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title: 'The Minneapolis journal. (Minneapolis, Minn.) 1888-1939, May 23, 1905, Page 2, Image 2',
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(Advised Oil King's Heir to Brace
Up and Have a Good
JOHN ROCKEFELLER, JR.,
For Whose Quest of Health C.
Schwab Made Suggestions.
Xew York, May 23."You want to
*brace up, John. Have a good time.
Let other people save their own souls
for a time.
Thrs greeting, accompanied by a
Jiearty slap on the back, was made by
Charles M. Schwab upon meeting John
J). Rockef^llei, Ji., while abroad.
And young Rockefeller, with a pained
jexpiession, and in a hurt tonte, replied:
"Why, Mr. Schwab'"
The pale face of the son of America's
wealthiest man caused Mr. Schwab to
-advise him to abandon his hard work
ior A time and seek more recreation.
f, It was said that Mr. Schwab had been
reatlv shocked by young Mr. Rocke
cller's changed appearance. The lat
ter returned from abroad recently, still
suffering from the effects of illness, and
looked thinner and paler than he was
when he fiist went awav. It was this
that caused Mr. Schwab to proffer the
young nnlhonaiie the advice to "brace
tip." which, while made in a jovial
manner, was really full of meaning
from Mi. Schwab's point of view.
Mr. Rockefeller has shaved off his
i New Elevator to Women's Floor
At the Pl mouth Corner entrance.
KISS FOR HOBO WHO
I SAVED PRETTY GIRL
New York Sun Special Service.
Philadelphia, May 23.A kiss was
the lewaid demanded by a tramp who
rescued Miss Blanche Farlev, a pretty
young member of the Belfiekl Country
jclub, one of Philadelphia's most ex
clusive suburban organizations, when
her horse became unmanageable.
She was lust preparing to .lump when
a man, shabbilv dressed, stepped out
of the woods, giasped the bridle, and
brought the animal to a sudden stand-'
still Miss Farley was profuse her
thanks and produced her purse.
The hobo appeared offended. "No,
thanks, lady. I don't want money.
jYour's is the first woman's face I've
Seen in two weeks. I've been freight
ing from the west. You remind me of
pomeone I knew out there. May I kiss
Miss Fax ley was surprised and hesi
tated. Finally she acquiesced and held
tip her lips.
FEDERAL CONTROL OF
New York Sun Special Service.
Washington, May 23.It has devel
oped that Secretary Metcalf, of the de
partment of commerce and labor, has
fnade a careful inquiry into the ques
tion of federal control of the insurance
The secretary is handicapped by the
fact that insurance is not interstate
commerce any more than banking is
Interstate commerce, and even if con
gress were to define it as such it is not
relieved the courts would uphold the
definition. The conclusion has been
reached, consequently, that the states
themselves muffe regulate insurance.
As a result ctf the view adopted by
Metcalf it may be stated positively
the president will not intervene in any
way in the Equitable Life Assuiance
VETERAN KILLS HIMSELF
C. R. Crosby of Vinton, Iowa, Takes
Morphine at Aberdeen.
Special to The Journal.
Aberdeen, S. T) May 23.C. E. Cros
bv aged 58, of Vinton, Iowa, committed
suicide at the European hotel here last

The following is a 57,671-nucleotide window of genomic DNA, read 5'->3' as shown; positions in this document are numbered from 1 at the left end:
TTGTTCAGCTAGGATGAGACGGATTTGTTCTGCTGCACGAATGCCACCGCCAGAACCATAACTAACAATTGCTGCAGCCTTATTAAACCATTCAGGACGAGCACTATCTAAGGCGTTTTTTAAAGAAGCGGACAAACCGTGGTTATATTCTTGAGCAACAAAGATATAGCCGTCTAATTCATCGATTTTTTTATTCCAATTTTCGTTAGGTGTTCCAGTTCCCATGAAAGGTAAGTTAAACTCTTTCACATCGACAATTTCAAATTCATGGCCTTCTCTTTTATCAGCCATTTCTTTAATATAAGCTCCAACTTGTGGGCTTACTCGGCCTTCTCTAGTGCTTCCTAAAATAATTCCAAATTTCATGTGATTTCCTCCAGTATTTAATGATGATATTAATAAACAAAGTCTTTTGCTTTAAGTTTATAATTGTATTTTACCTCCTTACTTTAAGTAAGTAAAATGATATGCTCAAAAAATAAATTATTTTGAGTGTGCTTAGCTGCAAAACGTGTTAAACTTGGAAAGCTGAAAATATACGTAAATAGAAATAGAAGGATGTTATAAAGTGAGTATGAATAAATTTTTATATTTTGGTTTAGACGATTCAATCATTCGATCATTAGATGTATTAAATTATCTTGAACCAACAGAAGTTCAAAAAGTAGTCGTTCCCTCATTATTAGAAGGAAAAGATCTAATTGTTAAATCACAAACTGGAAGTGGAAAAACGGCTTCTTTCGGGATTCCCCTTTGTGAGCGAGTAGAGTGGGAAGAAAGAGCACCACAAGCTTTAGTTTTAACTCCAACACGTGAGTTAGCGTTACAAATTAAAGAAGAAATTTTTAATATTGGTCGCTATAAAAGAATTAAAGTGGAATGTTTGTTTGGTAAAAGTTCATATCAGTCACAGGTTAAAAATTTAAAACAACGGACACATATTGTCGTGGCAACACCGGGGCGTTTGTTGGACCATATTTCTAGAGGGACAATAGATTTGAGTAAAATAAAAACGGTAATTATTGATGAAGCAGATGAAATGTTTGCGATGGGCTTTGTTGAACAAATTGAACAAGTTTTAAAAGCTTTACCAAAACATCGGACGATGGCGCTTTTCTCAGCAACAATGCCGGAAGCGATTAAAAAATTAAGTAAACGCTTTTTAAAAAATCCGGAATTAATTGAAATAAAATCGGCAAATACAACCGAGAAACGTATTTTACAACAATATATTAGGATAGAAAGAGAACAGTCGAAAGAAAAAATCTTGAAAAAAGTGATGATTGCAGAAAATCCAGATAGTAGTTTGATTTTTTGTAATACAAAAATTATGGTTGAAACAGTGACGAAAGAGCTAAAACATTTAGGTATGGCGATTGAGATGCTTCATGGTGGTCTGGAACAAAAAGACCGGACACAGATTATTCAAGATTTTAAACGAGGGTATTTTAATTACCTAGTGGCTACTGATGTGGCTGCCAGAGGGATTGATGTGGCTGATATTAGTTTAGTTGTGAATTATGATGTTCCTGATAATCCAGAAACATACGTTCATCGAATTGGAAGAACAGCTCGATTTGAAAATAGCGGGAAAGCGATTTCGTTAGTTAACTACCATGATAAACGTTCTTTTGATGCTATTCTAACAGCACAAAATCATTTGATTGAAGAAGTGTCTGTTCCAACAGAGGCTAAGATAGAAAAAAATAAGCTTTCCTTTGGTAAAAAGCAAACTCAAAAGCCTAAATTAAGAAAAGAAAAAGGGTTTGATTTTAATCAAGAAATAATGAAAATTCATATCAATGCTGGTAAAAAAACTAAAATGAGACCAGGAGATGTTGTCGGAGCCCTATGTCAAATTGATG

night b\ taking morphine. He had a
wife and children at Vinton, and was a
veteran of the civil war. Despondency
prompted the suicide.
EDEN VALLEY, MINN.-Jens Hansen of Vi
l)Oi S has bought the local elevator fioin
the Coi&on Gialn compartT of Minneapolis
DAME NATURE HINTS
When the Food Is Not Suited.
When Nature gives her signal chat
something is wrong it is generally with
the food the old Dame is always faith
ful and one should act at once.
To put off the change is to risk that
which may be lrieparable. An Ari
zona man says:
"For years I could n'ot safely eat any
breakfast. tried all kinds of break
fast foods, but they were all soft,
starchy messes, which gave me distress
ing headaches. drank strong
appeareI to benefit me acoffee the
time, but added to the headaches after
wards. Toast and coffee were no bet
ter, for I found the toast very constipat
A friend persuaded me to quit the
old coffee and the starchy breakfast
foods, and use Postum Coffee and
Grape-Nuts instead. I shall never re
ft* gret taking his advice. I began' using
them three months ago.
The change thev nave worked in me
is wonderful. I now have no more of
the distressing sensations in ray stom
ach after eating, and I never have any
headaches. 1 have gained twelve
pounds in' weight and feel better in
every way. Grape-Nuts make a deli
cious as well as a nutritious dish, and
I find that Postum Coffee is easilyv di
gested and never produces dyspepsia
Name given bv Postum Co., Battle
There's a reason,.
Get the little book, "The-Boad to
Wellville/' each package.
NEW CREED PLAN
Presbyterians Vote Down Propo
sal for a New Statement
Winona Lake, Ind., May 23.The
general assembly of the Presbyterian
church today voted down the proposi
tion to substitute for the Westminster
confession a brief statement of faith
which was presented in the form of an
overture by the Nassau, N. Y., presby
The committee to which was referred
the plan of Justice Harlan of the su
preme court of the United States for a
Presbyterian cathedral by the commis
sioners at Washington, D. C, recom
mended that a special committee of six
be named to confer with the Washing
ton' presbytery and report next year.
CHURCH UNION STILL OPEN
Dissenters Hope That Plan May Yet Be
Winona Lake, Ind., May 23.By the
adoption in its entirety of the report of
the special canvassing committee on the
union of t\e Presbyterian churches
north and south, tne Presbyterian gen
eral assembly yesterday ordered that the
question as it now stands be referred to
the committee on corporation, the mem
bership of which was increased to twen
tv-one, with the provision that it have
power to confer with a committee from
the Cumberlan'd body to the end that
details of the consolidation may be
worked out in a report to the next gen
eral assembly. The committee will con
sider the corporate and legal rights of
both bodies, keeping the consolidation
within the legal limits, thereby avoid